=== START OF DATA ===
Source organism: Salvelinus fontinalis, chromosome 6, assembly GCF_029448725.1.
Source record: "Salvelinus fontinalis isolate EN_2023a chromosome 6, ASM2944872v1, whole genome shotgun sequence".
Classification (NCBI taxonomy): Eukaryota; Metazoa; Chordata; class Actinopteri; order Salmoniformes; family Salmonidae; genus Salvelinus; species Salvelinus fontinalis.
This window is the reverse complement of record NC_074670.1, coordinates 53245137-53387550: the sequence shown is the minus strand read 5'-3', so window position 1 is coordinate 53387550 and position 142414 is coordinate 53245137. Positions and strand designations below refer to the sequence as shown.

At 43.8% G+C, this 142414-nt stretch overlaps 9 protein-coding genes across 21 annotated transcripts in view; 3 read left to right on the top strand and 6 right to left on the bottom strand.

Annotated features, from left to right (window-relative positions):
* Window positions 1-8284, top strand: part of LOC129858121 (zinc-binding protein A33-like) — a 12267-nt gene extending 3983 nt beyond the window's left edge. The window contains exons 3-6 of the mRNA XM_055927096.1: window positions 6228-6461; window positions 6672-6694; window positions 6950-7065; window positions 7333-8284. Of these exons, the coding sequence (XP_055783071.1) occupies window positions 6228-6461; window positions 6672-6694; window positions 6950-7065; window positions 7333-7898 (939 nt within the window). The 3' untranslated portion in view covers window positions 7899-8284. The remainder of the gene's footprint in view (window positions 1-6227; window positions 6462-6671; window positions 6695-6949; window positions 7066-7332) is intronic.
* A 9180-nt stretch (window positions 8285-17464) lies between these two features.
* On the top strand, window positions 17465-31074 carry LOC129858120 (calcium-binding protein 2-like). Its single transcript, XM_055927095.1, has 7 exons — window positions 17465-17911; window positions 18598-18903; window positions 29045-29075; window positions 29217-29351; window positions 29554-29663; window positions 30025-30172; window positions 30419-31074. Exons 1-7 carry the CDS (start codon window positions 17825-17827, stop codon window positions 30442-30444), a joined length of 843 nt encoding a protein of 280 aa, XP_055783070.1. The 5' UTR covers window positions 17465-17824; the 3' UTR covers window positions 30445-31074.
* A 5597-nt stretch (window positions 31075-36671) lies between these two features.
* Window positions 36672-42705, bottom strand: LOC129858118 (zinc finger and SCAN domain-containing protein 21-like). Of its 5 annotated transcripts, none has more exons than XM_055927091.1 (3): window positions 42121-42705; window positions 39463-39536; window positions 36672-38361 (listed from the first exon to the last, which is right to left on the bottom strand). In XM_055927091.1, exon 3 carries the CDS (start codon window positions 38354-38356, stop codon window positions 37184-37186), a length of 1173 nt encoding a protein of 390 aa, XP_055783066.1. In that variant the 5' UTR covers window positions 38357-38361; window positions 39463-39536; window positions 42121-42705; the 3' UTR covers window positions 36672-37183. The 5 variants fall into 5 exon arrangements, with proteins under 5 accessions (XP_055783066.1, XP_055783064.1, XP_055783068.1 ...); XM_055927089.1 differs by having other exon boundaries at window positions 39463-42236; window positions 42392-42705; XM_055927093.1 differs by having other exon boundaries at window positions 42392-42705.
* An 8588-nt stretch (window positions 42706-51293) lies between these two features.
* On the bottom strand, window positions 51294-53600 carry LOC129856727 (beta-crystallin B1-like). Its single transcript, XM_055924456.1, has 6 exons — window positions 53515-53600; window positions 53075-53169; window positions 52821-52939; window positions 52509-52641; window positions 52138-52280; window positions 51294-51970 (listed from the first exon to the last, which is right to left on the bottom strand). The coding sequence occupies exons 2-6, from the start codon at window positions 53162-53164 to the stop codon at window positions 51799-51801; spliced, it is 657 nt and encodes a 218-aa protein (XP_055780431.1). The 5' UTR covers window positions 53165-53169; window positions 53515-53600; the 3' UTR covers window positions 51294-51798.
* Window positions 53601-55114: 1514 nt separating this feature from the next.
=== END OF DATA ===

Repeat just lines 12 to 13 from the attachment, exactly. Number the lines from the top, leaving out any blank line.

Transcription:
* An 8588-nt stretch (window positions 42706-51293) lies between these two features.
* On the bottom strand, window positions 51294-53600 carry LOC129856727 (beta-crystallin B1-like). Its single transcript, XM_055924456.1, has 6 exons — window positions 53515-53600; window positions 53075-53169; window positions 52821-52939; window positions 52509-52641; window positions 52138-52280; window positions 51294-51970 (listed from the first exon to the last, which is right to left on the bottom strand). The coding sequence occupies exons 2-6, from the start codon at window positions 53162-53164 to the stop codon at window positions 51799-51801; spliced, it is 657 nt and encodes a 218-aa protein (XP_055780431.1). The 5' UTR covers window positions 53165-53169; window positions 53515-53600; the 3' UTR covers window positions 51294-51798.